The February blues melted away, and stocks roared ahead nearly 3% for a third consecutive weekly gain. Global equities jumped, particularly emerging markets.
Improved sentiment was supported by higher commodity prices; macroeconomic news that was, on balance positive; and little prospect of the Federal Reserve hiking interest rates March 16 when its Federal Open Market Committee next meets. U.S. economic data continue to be mixed to good. Investors are trying to have it both ways, hoping for positive data, but not so positive that the Fed will raise rates sooner than expected.
A general rebound in commodities, from copper to cotton, plus crude oil’s 37% rise from its lows have investors less worried about global growth. One technical negative note is that this stock market rebound continues to be characterized by low trading volumes, meaning conviction isn’t strong.
The Dow Jones Industrial Average tacked on 367 points, or 2.2%, to 17,006.77 last week, while the S&P 500 rose 52 pts to 1999.99. The Nasdaq rose 2.8% to 4717.02.The Labor Department on Friday reported better-than-expected data, as nonfarm payrolls picked up 242,000 jobs last month, compared to projections of 195,000. The unemployment rate was flat at 4.9%, and labor participation rose.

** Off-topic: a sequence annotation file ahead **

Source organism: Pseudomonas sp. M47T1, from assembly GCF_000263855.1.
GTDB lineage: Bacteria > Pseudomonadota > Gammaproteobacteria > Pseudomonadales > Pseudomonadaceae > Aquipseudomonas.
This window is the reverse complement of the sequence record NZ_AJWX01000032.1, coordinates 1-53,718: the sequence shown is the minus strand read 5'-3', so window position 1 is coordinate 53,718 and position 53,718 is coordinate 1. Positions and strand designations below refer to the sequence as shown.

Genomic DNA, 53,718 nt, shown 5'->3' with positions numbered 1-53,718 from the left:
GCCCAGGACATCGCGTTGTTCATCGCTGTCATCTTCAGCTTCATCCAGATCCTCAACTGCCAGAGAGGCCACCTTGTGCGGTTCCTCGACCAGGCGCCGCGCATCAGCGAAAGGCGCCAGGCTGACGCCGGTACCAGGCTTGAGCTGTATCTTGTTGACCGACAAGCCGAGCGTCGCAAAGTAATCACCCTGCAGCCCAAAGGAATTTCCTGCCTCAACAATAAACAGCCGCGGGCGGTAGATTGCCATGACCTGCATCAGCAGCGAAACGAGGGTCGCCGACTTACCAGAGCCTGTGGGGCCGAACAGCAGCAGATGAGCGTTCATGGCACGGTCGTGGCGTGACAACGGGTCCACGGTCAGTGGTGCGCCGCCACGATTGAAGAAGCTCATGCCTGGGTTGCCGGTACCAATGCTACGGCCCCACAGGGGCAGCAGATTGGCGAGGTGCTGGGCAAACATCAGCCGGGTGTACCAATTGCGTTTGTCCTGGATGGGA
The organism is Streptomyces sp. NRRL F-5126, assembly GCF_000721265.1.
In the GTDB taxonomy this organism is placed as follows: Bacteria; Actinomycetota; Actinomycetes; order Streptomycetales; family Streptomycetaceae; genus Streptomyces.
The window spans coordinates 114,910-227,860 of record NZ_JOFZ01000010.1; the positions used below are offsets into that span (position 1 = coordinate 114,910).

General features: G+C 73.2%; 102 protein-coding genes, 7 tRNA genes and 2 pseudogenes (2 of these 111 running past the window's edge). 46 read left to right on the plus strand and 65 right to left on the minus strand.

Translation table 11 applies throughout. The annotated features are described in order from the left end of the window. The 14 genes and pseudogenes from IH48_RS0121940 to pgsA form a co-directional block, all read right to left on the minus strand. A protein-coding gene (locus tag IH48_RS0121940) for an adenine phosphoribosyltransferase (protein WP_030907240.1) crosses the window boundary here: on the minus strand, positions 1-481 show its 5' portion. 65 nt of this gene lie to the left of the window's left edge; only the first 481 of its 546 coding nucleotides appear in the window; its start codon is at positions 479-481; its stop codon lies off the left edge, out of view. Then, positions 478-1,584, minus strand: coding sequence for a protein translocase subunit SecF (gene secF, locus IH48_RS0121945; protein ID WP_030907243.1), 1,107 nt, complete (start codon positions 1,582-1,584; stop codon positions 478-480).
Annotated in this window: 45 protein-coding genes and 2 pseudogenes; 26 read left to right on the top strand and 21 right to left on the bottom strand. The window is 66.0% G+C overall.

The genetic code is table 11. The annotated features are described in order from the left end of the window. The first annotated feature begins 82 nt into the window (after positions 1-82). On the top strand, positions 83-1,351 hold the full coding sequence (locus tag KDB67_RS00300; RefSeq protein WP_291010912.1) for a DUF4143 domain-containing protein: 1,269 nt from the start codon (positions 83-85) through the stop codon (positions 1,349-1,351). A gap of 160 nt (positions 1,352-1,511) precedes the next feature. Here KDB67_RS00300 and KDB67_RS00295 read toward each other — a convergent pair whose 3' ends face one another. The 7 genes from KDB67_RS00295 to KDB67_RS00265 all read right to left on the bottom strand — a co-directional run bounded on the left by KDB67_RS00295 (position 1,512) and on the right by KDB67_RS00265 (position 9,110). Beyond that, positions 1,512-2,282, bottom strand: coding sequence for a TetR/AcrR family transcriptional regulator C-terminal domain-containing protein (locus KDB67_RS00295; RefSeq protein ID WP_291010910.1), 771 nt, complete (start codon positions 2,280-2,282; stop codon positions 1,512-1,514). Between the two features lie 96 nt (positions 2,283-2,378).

As good as the rebound has been, it remains suspect to some. “It’s hard to see the market propelled to higher levels,” says Margaret Patel, a senior portfolio manager at Wells Capital Management. The U.S economy is still growing slowly, emerging markets are still deteriorating, and Europe is just “slogging along, a little better than flat.”
Paul Nolte, a portfolio manager at Kingsview Asset Management, says the only good thing about the employment numbers was the payrolls headline. “Wage growth was terrible for an economic recovery that has lasted this long,” he notes. Average weekly earnings data fell to 1.6% growth year on year from 2.5% in January. “It’s just one month of data, but you’d expect higher wage gains with the rise in payrolls,” he says.
“It was an oversold condition with everyone on one side of the boat,” adds Michael Mullaney, chief investment officer of Fiduciary Trust, of the February downdraft. “With this rebound the market’s overall tone is better, and things have stopped getting worse,” he says, helped by Fed chatter that has been more dovish lately, backing away from the idea of four rate hikes this year.
For a sustained rebound, however, “we need to see positive earnings estimate revisions. You have to be somewhat suspect of the market’s ability to hold this level without that,” says Mullaney.
(Source: Barrons Online)